Community Relations and
Community relations and outreach activities have the capacity not only to educate victims, citizens, and various other service providers, but to garner the public support and assistance so desperately needed by community corrections agencies across the country. Victims should be viewed by the profession as a main constituent group or customers deserving of services. An agency's mission statement should rank victim services as a high priority. A work plan with measurable objectives and specifically assigned duties should map out the department's commitment to meeting the objectives.
This chapter provides an examination of key elements to a comprehensive community relations and outreach strategy. Chapter 8 will include a discussion of the following issues:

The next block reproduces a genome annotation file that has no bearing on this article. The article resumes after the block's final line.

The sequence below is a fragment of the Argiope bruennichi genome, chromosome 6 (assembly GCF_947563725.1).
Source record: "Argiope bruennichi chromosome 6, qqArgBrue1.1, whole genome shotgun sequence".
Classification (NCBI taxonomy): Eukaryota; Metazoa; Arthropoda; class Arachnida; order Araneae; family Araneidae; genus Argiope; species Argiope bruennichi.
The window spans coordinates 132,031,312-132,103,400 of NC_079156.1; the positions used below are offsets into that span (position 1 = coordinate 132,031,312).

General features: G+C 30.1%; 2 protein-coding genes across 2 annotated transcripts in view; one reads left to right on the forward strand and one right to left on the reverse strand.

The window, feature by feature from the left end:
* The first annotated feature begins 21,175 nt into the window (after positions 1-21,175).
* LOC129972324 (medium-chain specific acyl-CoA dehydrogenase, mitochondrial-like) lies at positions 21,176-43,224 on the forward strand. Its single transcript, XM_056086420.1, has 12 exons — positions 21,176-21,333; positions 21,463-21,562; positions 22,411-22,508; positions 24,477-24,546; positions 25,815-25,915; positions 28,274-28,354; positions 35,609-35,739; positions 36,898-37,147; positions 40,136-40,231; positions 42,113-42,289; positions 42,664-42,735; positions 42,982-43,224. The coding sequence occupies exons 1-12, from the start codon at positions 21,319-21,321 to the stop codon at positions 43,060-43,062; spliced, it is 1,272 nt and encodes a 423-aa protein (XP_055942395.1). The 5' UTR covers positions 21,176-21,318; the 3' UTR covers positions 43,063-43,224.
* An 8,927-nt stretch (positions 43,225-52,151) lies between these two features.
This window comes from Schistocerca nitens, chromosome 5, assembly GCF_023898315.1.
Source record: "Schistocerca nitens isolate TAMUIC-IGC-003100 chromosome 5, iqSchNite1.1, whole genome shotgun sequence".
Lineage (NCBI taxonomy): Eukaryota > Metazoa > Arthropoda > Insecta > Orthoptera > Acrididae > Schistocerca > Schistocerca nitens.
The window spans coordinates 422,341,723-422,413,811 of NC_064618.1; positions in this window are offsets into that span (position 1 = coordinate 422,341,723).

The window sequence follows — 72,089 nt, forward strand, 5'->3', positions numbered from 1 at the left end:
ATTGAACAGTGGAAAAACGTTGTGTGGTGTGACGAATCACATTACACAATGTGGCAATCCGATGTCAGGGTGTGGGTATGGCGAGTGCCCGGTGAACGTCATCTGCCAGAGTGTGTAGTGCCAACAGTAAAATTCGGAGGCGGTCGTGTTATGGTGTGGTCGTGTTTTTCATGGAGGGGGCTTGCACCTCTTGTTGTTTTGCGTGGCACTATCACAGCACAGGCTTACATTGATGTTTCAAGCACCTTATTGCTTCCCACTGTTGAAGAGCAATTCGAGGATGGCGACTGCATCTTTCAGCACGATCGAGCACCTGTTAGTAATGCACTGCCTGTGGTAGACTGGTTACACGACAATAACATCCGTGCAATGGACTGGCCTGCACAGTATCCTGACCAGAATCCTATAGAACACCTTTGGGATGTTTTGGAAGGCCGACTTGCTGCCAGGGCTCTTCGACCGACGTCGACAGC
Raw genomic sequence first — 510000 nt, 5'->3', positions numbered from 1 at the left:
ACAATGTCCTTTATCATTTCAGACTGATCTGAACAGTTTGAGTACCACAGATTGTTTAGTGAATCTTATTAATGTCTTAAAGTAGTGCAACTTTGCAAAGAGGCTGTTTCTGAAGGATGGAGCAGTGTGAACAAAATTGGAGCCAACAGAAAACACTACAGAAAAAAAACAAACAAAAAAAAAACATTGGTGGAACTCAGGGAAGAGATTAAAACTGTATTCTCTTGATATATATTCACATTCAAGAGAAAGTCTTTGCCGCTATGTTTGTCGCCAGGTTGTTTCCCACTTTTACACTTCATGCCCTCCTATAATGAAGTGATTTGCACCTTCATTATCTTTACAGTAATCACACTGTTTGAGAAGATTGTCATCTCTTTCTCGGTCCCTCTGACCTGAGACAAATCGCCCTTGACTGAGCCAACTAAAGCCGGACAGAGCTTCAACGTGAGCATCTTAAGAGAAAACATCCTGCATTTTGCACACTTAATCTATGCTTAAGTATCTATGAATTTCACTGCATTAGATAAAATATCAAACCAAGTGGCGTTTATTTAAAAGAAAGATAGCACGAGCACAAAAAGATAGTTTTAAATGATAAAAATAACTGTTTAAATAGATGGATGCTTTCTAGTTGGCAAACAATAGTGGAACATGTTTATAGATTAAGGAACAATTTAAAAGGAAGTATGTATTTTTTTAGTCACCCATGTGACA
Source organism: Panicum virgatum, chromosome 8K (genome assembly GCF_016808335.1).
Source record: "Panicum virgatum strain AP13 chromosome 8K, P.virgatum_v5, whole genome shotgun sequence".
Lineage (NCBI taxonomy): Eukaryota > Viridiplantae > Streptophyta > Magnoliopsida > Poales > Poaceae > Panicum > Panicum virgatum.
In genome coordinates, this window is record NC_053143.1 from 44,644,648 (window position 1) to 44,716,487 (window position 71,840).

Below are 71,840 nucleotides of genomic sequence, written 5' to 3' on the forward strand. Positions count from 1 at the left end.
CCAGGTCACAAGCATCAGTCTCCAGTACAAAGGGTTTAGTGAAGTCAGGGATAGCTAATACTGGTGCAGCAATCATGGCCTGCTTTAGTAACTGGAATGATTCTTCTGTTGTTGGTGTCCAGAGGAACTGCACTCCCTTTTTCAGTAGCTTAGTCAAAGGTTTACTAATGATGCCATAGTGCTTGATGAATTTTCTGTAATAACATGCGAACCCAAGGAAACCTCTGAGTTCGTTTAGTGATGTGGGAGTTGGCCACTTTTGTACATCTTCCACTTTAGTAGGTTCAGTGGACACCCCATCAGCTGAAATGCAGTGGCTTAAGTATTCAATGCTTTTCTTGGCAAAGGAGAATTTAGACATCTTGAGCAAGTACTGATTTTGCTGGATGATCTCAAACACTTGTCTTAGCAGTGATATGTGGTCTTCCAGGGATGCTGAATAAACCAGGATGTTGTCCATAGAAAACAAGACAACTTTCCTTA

Two probation and parole agencies that have established advisory committees
on victim services and related issues.
The value of developing partnerships with other agencies and advocating
for victims' rights.
Traditional public relations methods involve using the media and developing written materials to inform victims and the public about the agency's mission, operations, and services. More innovative public relations strategies involve probation and parole personnel developing partnerships and volunteering for community projects and causes outside the direct scope of community corrections. Agencies must employ various strategies to reach wide-ranging segments of the community.
Key elements of a comprehensive community relations and outreach strategy include the following:
n Establishing an advisory committee or internal task force to seek ways to address victim services and related issues within the department.
n Having an agency representative(s) serve on victim service organizations' advisory committees.
n Having membership in relevant city, county, State, and national coalitions.
n Forming partnerships for prevention.
Having an awareness of State laws concerning victims and participating